Course Credits: 3.0

ENVR560: Environmental Accounting and Reporting

Examines environmental accounting and reporting methods to improve business decisions and performance, including: identifying internal environmental costs (both direct and indirect), identifying external environmental costs (especially those costs which the firm may be accountable for in the future), applying activity based costing (total cost assessment, life cycle assessment, and full cost accounting to business operations), developing environmental performance measures and indicators, and reporting on environmental performance.
Course Credits: 3.0

ENVR571: Legal Aspects of Environmental Management

Provides an overview of current environmental law and policy, including the role of the common law, legislation, regulation and policy and how it evolves over time. Explains how the constitutional division of powers is relevant to environmental management in Canada and examines the role of federal, provincial and local governments, and First Nations in regulating environmental protection. Examines the development and implementation of international environmental legal instruments and explores the use of environmental assessment as a tool to prevent unwanted impacts.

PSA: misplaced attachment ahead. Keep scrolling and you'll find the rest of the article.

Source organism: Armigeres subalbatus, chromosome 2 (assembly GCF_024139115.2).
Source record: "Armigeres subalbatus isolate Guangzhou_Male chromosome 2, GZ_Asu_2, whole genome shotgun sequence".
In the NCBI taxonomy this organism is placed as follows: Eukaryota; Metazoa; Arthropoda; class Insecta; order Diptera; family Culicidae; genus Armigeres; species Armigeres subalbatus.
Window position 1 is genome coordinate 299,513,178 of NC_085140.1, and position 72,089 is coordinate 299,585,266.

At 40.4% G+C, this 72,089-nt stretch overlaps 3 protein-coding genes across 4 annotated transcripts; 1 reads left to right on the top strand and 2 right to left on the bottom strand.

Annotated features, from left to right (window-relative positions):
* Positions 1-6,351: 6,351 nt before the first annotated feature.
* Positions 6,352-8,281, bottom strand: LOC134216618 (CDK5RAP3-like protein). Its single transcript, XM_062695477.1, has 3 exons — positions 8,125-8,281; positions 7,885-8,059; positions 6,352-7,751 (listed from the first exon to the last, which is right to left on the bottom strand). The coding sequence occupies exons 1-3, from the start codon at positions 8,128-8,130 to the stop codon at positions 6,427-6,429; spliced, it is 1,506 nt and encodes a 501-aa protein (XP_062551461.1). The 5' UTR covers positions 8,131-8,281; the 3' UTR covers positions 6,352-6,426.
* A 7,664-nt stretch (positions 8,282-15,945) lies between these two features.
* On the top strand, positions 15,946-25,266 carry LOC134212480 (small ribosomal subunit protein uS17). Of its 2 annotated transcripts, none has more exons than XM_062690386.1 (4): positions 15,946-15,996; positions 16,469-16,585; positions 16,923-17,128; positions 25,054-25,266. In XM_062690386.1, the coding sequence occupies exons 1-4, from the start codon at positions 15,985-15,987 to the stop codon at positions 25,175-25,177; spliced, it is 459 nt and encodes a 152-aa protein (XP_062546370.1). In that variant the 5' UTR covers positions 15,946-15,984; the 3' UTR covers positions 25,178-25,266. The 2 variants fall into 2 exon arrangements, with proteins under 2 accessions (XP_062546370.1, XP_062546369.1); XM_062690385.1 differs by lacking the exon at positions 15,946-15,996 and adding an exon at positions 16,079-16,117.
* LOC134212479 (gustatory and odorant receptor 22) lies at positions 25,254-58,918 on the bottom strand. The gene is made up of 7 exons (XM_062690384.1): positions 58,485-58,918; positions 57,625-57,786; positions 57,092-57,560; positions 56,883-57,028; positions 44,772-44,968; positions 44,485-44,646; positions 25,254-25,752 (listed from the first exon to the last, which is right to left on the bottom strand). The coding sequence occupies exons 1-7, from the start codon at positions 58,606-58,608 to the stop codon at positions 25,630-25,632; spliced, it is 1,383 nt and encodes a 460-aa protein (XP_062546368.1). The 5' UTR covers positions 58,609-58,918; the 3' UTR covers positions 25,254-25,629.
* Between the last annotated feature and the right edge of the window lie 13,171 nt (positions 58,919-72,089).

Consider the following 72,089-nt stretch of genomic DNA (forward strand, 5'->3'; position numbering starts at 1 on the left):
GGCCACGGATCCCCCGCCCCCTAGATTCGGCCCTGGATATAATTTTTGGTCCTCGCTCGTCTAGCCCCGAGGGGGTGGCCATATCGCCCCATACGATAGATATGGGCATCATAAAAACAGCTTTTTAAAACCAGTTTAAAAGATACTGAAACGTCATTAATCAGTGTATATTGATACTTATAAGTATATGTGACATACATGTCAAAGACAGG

Course Credits: 3.0

GBLD520: Navigating Geo-Political Dynamics of Global Communities

Develops understanding of global communities in their relationships to wider social, cultural, historical, political and economic settings, factors, and ideas. Students connect theories and practices in global community development to the shifting social, political, and economic environments that shape people’s lives in the global North and South. Participants explore the centrality of the concept of globalization and the integration of local and global forces. They develop and apply global literacy in a number of domains: political, economic, cultural, moral, organizational, and spiritual/religious. Pre-requisites: GBLD501 and GBLD505.
Course Credits: 3.0

PJMN501: Managing Complex Projects